A7. Tanaka: Each player will hear the voice language that they selected in the options.
    The dialogue spoken by other players will play back in the voice language you selected, so there should not be any trouble communicating. We hope everyone will use this VO to make friends with people from all over the world.
    - Not only will you be able to play with hunters across the globe, you’ll even be able to talk to each other in languages you understand!
    - You can also choose whether you want other players’ voices turned on or off!
    Final Comment from Shibata:
    Thank you, Mr. Tanaka and Mr. Hori! As you can see, we’re paying plenty of respect to the Monster Hunter series’ legacy, while also making sure Monster Hunter Rise is its own unique entry in the franchise, so we hope you look forward to experiencing the impactful soundscape for yourself. The fact that the hunters have dialogue has already got lots of people talking, so in that sense we’ve already managed to get players excited!
    Next time, I’ll be talking to Inouchi, the designer of the monster icons and other illustrations!
  • Hello everyone! Shibata here, reporting from the Monster Hunter Rise dev floor!
    For our fourth round of Monster Hunter Rise interviews, I’ll be talking to Inouchi, who created
    a lot of the illustrations used in the game, like the monster icons, etc.

    Vol. 4

    Monster Hunter Rise UI Visual Illustrator
    Q1. First, would you mind introducing yourself? What did you work on for Monster Hunter Rise?
    A1. I made the ink-like illustrations, and some decorations for Kamura Village.
    Q2. What kind of image and themes did you have in mind for the illustrations in Monster Hunter Rise?
    A2. The biggest themes were “ink” and “dyed fabric.”
    - Monster Icons
    The in-game lore is that Guild Master Hojo draws all of the monster sketches used on the quest notices, so I made them look a bit soft, with swift brush strokes. I can imagine he had to draw them in a hurry while they were charging at him.
    - Kamura Decorations
    I made these in the image of a dyed fabric style called “Katazome.”
    (A dyeing method where you use a small blade to cut a figure out of thick paper and then dye it.)
    I included some imagery of the village itself, the “castle town” style look, the steelworks, and of course ninjas... There’s a lot of strong motifs, even for this series, and I gave everything a heavy, sharp look.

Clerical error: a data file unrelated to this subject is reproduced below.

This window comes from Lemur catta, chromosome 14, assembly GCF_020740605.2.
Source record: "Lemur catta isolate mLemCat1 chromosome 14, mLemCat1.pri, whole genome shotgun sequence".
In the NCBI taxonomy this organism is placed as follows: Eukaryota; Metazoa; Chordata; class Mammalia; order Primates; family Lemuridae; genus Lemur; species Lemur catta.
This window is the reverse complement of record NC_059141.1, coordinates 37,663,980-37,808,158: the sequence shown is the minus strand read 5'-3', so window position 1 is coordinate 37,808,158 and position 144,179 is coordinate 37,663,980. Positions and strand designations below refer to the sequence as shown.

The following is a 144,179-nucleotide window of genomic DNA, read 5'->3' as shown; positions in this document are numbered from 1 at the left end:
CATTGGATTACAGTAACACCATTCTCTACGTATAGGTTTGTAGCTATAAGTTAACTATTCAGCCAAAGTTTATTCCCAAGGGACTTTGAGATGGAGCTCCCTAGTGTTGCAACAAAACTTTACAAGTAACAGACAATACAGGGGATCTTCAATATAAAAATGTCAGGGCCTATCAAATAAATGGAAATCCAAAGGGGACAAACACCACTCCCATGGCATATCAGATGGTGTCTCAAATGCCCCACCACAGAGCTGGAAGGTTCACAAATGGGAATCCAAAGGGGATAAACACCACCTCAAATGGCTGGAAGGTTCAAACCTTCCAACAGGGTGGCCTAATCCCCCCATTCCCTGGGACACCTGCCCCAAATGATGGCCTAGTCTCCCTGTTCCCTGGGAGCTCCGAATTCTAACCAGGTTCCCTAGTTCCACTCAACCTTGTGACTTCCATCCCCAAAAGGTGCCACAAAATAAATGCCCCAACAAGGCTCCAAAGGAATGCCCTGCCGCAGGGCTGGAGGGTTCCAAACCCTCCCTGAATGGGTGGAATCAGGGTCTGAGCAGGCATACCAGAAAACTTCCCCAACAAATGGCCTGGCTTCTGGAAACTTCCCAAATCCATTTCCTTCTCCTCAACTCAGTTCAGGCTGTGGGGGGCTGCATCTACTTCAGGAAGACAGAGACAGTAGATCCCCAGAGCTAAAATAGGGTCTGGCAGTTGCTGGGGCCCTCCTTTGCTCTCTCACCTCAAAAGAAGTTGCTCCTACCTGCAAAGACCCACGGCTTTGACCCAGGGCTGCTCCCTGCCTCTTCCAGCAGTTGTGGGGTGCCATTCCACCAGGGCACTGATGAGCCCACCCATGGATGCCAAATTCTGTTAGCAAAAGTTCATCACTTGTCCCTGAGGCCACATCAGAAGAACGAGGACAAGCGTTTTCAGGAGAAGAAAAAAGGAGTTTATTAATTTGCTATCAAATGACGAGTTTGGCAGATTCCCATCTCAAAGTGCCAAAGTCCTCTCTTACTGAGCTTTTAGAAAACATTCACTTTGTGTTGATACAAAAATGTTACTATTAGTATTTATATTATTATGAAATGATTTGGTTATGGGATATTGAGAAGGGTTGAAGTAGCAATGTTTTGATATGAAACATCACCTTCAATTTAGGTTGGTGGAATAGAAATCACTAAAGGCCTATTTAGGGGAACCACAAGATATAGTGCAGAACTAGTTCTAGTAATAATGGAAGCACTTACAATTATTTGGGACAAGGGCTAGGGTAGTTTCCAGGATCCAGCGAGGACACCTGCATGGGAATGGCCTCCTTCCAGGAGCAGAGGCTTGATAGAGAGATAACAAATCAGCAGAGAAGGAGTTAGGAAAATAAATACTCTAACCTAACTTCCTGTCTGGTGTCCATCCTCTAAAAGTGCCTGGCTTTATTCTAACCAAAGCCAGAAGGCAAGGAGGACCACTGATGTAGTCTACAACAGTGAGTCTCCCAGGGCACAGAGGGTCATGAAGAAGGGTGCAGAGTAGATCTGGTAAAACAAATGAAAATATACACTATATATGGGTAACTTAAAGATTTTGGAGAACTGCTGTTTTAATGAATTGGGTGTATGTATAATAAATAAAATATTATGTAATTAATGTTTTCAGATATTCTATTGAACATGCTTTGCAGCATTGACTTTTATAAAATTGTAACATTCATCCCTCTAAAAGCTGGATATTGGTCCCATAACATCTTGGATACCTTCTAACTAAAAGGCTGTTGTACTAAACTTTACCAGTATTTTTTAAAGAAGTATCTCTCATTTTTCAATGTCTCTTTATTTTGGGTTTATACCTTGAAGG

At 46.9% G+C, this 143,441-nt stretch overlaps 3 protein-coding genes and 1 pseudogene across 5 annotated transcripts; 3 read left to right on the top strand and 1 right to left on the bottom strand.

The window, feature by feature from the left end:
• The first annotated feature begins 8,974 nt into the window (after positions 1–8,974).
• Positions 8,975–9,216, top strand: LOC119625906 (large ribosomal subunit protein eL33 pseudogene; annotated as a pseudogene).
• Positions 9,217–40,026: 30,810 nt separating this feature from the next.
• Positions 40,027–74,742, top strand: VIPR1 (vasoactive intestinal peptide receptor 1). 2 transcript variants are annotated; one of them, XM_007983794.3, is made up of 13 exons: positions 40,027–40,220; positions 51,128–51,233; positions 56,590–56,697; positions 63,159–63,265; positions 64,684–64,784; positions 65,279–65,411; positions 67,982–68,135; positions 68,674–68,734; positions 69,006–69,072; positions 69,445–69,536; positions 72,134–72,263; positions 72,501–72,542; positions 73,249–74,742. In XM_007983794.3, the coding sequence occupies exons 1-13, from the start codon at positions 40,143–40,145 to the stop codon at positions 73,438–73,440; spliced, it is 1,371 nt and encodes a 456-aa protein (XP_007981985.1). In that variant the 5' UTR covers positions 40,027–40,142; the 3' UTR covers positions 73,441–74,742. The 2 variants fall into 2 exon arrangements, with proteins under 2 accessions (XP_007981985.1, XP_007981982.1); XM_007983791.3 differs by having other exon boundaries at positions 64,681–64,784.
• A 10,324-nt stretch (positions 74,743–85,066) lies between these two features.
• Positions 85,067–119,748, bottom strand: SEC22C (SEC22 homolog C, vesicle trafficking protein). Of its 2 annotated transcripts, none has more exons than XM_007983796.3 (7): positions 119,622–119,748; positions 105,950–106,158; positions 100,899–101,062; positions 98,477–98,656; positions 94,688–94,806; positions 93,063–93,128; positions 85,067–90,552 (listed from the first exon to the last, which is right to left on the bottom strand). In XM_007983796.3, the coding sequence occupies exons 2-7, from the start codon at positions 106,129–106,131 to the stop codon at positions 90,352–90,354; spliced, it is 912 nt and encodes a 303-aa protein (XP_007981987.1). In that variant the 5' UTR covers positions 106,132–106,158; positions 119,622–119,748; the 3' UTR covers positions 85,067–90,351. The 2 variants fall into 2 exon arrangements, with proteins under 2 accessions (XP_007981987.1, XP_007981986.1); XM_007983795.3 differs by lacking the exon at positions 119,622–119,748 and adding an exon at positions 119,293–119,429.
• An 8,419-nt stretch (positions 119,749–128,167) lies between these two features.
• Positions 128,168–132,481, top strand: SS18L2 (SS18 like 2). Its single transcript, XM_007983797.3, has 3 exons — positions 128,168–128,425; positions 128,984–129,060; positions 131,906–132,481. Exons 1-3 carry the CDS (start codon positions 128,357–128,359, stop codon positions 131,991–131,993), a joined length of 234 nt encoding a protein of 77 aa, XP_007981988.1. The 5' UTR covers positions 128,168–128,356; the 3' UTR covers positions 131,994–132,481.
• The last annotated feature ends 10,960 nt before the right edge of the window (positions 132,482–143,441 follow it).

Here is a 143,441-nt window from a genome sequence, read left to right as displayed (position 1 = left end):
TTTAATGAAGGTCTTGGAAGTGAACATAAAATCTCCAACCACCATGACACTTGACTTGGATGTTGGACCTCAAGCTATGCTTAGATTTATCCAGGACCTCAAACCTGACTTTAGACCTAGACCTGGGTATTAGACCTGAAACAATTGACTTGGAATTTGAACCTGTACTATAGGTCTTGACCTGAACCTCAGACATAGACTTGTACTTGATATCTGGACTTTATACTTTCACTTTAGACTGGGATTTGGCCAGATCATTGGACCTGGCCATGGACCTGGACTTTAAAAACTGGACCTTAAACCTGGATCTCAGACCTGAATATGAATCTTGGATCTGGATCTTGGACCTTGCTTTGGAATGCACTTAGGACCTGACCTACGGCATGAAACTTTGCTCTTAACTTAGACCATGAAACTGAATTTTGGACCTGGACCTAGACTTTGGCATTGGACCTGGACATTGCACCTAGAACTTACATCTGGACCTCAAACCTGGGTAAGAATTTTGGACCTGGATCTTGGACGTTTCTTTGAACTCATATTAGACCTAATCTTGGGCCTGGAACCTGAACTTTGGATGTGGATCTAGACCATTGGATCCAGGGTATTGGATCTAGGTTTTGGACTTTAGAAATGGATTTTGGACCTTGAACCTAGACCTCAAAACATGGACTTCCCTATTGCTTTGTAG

- Ink and dyed fabric; both are very important visual elements of the world we wanted to create in Monster Hunter Rise!
    Q3. Are there any points about the in-game illustrations that you were very particular about, or put extra care into? For instance, the Nintendo Switch can be played either in handheld mode or on a TV, so did you give any extra consideration to the fact that players will be playing this game on a variety of screen sizes?
    A3. When designing the UI, I made sure to keep legibility in mind in handheld mode. The chat stickers, for instance, are on the small side with a relatively large transparent area so that they don’t get in the way when you interact with monsters.
    At the same time, I wanted to have enough variation in the layout and keep everything tidy, so I paid special attention to the size and coloring of the characters as well.
    And when you look at the village map, this is actually the only instance where you can see the village in its entirety on one screen, so I focused on conveying the atmosphere more than anything else.
    - I heard that a lot of people plan to play this game in handheld mode, so it’s good to know that legibility has been kept in mind!
    Q4. What kind of software and equipment do you use?
    A4. I use Photoshop and a graphics tablet.
    Q5. A lot of fans have been posting illustrations of Monster Hunter Rise on social media, like Twitter and Instagram. Did you see anything you thought was particularly cool?
    A5. I can’t think of anything particular off the top of my head, but I do remember being deeply impressed with the response to our first trailer. Some fans had illustrations ready as soon as the next morning, and it was great to see how excited everyone was about the new Canyne companion, and how much they liked the characters. It reminded me of how excited I was myself when I got assigned to this team.
    As I was going around to look at people’s reactions, I also found out about accounts that tweet out monsters’ thoughts, and that was very lovely as well.
    Final Comment from Shibata:
    Thank you, Inouchi!
    The themes of ink and dyed fabric are of course prevalent in the game, but you can also clearly see them on the official website and in our social media posts!
    The website for the Monster Hunter Official Fanclub has an archive of these Monster Hunter Rise interviews, and the title logo used on that page was actually also created by Inouchi!
    Next time, I’ll be interviewing Mori, player action designer, to talk about the 14 weapon types!
New interviews will updated first via the MHA Facebook page!
Monster Hunter Asia